If your EoE does not improve and you were on the 1FED diet in Phase 1, you will have the option to start the 6FED.

If you were on the 6FED in Phase 1, you will have the option to start using Flovent (the medicine that you spray into your mouth and swallow) 2 times a day. You will stay on this diet or medication for 6 weeks. After 6 weeks, you are finished with the study, whether you were on diet therapy or the FLovent.

Your Diet and Other Medications

Throughout the study, you should not eat foods that are not part of the diet you have been assigned (1FED or 6FED) or take any medication that is not allowed, if possible. To help you understand your diet, a Registered Dietitian will provide instructions. If there are changes to your diet or medication at any time, you should contact a research staff member.

Endoscopies (EGDs)

You will have 2 to 3 endoscopies (EGDs) during your time in the study. This is to test how your EoE is doing. EGDs are considered standard of care for individuals with EoE. The EGDs are not study procedures. We ask your permission that your doctor take 4 extra biopsies during the EGDs. We will review the results of the biopsy slides from your EGDs to see if you are getting better.

Unscheduled Visits

The study clinician may want to follow up on something from one of your study visits. If this happens, the study team may ask you to come in for extra study visits.

Participants interested in being part of this research will be given a consent form that thoroughly explains all of the details of the study. A member of the study staff will review the consent form with you and will be sure that all of your questions are answered.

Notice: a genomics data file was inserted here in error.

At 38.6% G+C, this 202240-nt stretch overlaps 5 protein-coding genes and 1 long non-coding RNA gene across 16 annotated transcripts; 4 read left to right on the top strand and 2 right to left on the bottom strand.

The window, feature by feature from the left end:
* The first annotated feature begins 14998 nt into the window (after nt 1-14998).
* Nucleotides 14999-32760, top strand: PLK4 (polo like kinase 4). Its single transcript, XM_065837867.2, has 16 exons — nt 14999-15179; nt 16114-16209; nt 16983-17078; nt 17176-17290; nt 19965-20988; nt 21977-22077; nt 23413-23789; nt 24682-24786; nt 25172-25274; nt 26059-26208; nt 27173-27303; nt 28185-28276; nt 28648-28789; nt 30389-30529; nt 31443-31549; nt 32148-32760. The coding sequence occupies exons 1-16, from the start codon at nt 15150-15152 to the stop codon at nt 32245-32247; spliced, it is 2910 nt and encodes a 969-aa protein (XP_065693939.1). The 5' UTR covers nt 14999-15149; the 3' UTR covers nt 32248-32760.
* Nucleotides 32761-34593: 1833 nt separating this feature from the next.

What are the good things that can happen from this research?

You may not receive any direct medical benefits from participating in this research study.  Other studies of swallowed fluticasone have shown some benefit for people with EoE. The 1FED and 6FED elimination diet therapies have not been formally proven in EoE.

We hope the information learned from this research study may benefit other patients with EoE in the future.

What are the bad things that can happen from this research?

You may experience some risks during this study. Risks may include oozing at the site of the tissue sample; development of a yeast infection (oral thrush) in the mouth or esophagus; and pain, itching, and/or bruising at the location of the blood sample or skin testing for allergies.  There may be other risks as well.

A detailed list of possible side effects will be provided to those participants interested in knowing more about this study.

A trained professional will manage the treatment for your EoE during the research study. 

Will you/your child be paid to be in this research study?

Participants will receive up to $500 for completing all study-related visits.


Contact Us.Kara Kliewer, PhD
Cincinnati Children’s Hospital Medical Center
Division of Allergy and Immunology
3333 Burnet Avenue
Cincinnati, OH  45229-3039

Study Doctor

Contact Us.Marc E. Rothenberg, MD, PhD
Cincinnati Children’s Hospital Medical Center
Director, Division of Allergy and Immunology
Director, Cincinnati Center for Eosinophilic Disorders
Division of Allergy and Immunology